Curtis slowly returned to the present and opened his eyes slowly, unsure of how long he’d spent at the party and wishing he could go back. His left arm was completely numb and immovable now but nothing hurt and he suspected that his doctor had slipped him a little more pain medicine.

He could feel the closeness of the edge of what was coming. He could slip quietly across any time he wanted. He was not at all afraid of dying, but it would mean that he had failed in the only important thing in his life. What would he tell Virginia? He could not give up yet.

Curtis saw the doctor sitting in the chair next to the right side of his bed.

“Thank you, Henry. How long do you think I’ll have to stay here Henry?” He said very slowly with several pauses between his words.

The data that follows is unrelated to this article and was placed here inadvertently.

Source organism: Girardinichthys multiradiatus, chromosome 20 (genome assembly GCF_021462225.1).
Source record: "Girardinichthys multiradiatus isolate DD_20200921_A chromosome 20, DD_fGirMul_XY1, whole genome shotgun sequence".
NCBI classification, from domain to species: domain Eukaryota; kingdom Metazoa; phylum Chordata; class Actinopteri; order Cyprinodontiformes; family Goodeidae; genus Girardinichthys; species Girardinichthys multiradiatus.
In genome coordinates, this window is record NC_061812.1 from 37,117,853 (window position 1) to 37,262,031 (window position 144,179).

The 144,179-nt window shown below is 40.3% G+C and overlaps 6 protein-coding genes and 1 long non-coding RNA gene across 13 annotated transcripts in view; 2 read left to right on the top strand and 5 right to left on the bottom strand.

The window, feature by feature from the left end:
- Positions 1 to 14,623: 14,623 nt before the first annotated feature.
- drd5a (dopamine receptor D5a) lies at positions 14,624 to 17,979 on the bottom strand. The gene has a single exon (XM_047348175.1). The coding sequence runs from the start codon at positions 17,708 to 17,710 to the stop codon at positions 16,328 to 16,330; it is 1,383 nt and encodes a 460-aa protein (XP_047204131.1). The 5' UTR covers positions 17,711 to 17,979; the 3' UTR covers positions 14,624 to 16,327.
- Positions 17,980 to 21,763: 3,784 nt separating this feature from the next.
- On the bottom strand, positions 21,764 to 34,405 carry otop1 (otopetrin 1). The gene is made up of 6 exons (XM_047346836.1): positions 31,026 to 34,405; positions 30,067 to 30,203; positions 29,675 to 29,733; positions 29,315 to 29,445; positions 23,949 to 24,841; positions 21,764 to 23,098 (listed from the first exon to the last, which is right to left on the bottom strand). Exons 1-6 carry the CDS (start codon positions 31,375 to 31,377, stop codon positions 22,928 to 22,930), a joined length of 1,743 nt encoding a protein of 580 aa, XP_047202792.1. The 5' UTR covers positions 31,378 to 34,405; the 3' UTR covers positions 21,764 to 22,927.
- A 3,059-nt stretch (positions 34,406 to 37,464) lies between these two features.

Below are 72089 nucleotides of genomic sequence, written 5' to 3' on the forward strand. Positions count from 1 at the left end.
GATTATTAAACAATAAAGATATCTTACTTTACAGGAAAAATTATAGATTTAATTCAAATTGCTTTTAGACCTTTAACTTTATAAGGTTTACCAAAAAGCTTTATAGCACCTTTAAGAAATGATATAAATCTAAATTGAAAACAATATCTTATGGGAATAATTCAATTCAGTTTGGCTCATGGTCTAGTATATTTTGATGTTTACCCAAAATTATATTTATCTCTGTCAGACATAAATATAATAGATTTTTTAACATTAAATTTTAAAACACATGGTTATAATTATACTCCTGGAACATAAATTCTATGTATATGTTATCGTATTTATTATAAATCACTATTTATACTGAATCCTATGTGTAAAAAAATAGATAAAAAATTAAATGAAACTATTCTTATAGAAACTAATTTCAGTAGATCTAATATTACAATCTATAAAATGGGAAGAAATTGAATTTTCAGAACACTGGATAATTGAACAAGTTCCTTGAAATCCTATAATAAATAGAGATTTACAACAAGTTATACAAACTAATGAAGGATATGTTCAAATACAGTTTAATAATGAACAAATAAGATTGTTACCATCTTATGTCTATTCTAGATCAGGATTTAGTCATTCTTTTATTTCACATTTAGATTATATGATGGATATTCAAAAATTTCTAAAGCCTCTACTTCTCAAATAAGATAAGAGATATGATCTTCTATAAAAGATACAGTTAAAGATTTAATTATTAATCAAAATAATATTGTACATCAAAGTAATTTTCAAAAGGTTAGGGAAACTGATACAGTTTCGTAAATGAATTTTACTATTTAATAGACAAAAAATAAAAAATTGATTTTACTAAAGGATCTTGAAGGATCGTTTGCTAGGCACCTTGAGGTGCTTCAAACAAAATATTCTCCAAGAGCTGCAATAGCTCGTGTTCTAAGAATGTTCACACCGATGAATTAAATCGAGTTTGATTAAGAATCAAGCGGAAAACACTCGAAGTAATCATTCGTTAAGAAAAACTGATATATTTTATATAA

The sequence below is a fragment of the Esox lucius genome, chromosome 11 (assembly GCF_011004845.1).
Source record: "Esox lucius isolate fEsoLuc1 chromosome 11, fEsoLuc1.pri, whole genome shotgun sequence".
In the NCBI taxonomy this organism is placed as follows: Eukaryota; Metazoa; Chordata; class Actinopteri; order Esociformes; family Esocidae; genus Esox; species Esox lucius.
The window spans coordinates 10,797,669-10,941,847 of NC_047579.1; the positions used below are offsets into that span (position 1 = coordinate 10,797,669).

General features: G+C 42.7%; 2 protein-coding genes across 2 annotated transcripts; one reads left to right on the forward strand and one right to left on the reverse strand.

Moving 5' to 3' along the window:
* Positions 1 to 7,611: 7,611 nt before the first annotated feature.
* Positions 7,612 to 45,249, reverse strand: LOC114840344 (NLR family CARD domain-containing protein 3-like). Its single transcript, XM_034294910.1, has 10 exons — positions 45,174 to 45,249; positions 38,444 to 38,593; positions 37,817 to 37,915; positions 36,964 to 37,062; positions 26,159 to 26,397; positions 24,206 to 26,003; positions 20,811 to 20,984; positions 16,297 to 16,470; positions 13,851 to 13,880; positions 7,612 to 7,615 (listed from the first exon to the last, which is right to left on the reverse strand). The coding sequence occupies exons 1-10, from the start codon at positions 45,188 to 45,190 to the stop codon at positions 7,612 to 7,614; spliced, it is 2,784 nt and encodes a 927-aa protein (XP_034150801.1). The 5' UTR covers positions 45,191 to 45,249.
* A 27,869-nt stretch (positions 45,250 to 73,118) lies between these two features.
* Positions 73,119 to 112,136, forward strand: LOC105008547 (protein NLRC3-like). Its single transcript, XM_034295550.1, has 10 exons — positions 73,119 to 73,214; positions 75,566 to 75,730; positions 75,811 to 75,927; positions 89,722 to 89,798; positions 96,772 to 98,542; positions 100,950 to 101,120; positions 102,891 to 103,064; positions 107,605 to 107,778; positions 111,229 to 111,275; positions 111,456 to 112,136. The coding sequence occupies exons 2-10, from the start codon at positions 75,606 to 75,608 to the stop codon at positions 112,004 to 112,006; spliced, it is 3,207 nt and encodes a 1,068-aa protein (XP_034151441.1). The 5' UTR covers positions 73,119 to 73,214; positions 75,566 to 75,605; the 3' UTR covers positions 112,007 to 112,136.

“The rest of your life, Curtis,” he said without humor. “I’m a little surprised you woke back up.” Lindholm said getting out of the chair and looking down at him.

The doctor took a deep breath and cleared his throat. “On the other hand, I have some good news for you, Curtis.”

“You’re going to write off part of my bill?” Curtis tried to smile but abandoned the effort.

“They found her, Curtis. The Red Cross found Claire. She’s here.” The doctor said moving his eyes from the pillow to Curtis’ face.

“What? What did you say?”

“The Red Cross found Claire. She was in Texas.”

“How did she... It doesn’t matter.” Curtis slurred the words trying to say them quickly. “Can I see her?” He slowed to make himself understood.